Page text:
Day 28: An Outfit I’m Ashamed Of?

high school

I can’t think of one outfit I’m ashamed of or embarrassed by. I guess some people look back at old photos with a “what was I thinking?!!?!” attitude and some goth and alternative types are a bit embarrassed by their more “normal” pictures, but I don’t feel that way at all.

I, like most people, was really insecure about my looks when I was younger. I worried a lot that I wasn’t thin enough, not cool enough, didn’t fit in, didn’t stand out, whatever. I grew up before digital cameras so I don’t have a ton of pictures of those days, but when I look back now I wonder what I was so insecure about. I would still wear some of those outfits.

Since I don’t have any shame shots to post, I thought I’d show you

college–I’m in the middle

what I looked like before I got so old and fat. Again, I came up before digital cameras, so these are pictures of actual photos I keep in a box in my basement. Apologies for the quality; these were the best I could do.

I look like a hippie in this one. See my gothy looking friend? She’s all conservative and boring now. So sad.
I kind of miss that jacket. And the hat. And my old Docs.

Demon Fear

exorcistWhen I was a little kid, Satan was everywhere. Back in the ’80s, religious Americans saw Evil everywhere. Hidden messages on heavy metal albums led kids to Satanism. Dungeons & Dragons led kids to Satanism. Everyone had a friend-of-a-friend haunted by a ouija board. According to many conservatives, Satanic cults were everywhere preying on children, tearing apart the very fabric of society. And that’s just scratching the surface of ’80s paranoia. I haven’t even mentioned the Cold War or the many stories (many untrue) about razor blades and poison hidden in Halloween treats. It was a wild time.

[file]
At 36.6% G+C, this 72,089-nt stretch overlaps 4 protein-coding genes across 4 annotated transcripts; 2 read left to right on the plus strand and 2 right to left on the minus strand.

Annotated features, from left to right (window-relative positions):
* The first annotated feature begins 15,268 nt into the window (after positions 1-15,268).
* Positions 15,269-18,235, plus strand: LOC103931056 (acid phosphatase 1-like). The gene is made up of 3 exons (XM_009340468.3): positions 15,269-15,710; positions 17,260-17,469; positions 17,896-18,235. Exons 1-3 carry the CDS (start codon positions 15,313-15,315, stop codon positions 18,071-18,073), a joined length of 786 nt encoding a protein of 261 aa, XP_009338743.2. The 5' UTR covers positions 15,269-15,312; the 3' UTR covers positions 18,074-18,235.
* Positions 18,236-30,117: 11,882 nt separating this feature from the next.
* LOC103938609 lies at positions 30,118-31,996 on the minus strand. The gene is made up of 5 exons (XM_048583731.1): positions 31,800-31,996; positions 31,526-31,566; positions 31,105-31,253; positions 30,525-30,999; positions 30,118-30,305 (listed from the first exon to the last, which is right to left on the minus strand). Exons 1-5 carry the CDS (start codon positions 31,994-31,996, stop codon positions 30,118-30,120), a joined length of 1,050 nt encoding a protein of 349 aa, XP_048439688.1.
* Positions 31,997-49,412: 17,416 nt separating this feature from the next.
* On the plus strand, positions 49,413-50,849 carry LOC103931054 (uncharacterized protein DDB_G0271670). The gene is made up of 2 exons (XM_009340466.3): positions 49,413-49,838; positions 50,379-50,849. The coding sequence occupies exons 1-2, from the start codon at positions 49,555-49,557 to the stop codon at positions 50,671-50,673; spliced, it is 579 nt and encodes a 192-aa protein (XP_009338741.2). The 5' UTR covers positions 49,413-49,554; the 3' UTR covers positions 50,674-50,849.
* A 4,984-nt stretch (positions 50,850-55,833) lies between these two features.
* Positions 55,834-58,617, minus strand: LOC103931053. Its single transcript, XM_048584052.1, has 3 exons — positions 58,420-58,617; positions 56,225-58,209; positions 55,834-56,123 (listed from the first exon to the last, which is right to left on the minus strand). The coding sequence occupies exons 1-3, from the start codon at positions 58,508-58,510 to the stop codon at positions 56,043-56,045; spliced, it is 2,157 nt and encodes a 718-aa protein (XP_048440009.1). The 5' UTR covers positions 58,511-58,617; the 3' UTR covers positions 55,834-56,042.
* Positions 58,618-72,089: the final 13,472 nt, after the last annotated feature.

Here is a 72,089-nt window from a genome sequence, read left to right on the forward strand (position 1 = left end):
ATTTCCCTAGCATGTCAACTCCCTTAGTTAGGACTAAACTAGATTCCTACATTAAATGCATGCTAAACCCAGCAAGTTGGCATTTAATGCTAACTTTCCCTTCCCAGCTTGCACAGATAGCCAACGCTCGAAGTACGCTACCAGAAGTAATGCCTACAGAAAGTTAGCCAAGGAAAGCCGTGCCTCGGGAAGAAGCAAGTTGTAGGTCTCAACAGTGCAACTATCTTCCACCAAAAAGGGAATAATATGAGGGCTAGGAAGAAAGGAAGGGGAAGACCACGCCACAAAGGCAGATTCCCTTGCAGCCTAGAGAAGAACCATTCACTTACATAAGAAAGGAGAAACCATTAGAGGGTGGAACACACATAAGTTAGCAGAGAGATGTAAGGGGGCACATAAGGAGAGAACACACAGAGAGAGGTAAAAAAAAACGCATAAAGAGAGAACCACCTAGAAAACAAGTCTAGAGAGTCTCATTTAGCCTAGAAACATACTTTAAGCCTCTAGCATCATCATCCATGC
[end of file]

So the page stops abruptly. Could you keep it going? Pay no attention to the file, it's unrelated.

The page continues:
Compared to a lot of middle Americans my parents were pretty sensible. My dad was a huge Tolkien fan so he rightly saw D&D as harmless fantasy instead of a portal to Satan, and while our parents didn’t like most of our music and fashion choices they didn’t put a lot of limits on us. They were (and still are) devoutly religious, though, and they more or less believed in a real Satanic force that could haunt and possess people. “Personal experiences” of possession and haunting floated around our congregation.* pinhead

No wonder I turned out the way I did–I grew up in a world full of demons and ghosts and monsters. I was always fascinated but I didn’t always love them. For a long time I was terrified. If those things were real, they were more powerful than I could imagine and I would be at their mercy. It was only near the end of high school, once I was pretty sure Satan wasn’t hiding in my closet, that I let myself really explore the world of horror.

All that demon fear gave me a late start on the road to where I am today, but it also gave me a deeper and different knowledge of darkness and a better understanding of those who fear it. I may not have been goth from the cradle, but I grew up in a gothic world.


*I grew up Mormon. Not mainstream Christian, but Christian enough to fear Satan. Mormons don’t practice exorcism in any official way, but they would perform special prayers to bless and heal you if you were afflicted by Satan. I’m sure this still happens occasionally in the church but possession stories became more rare once the ’80s panics died down.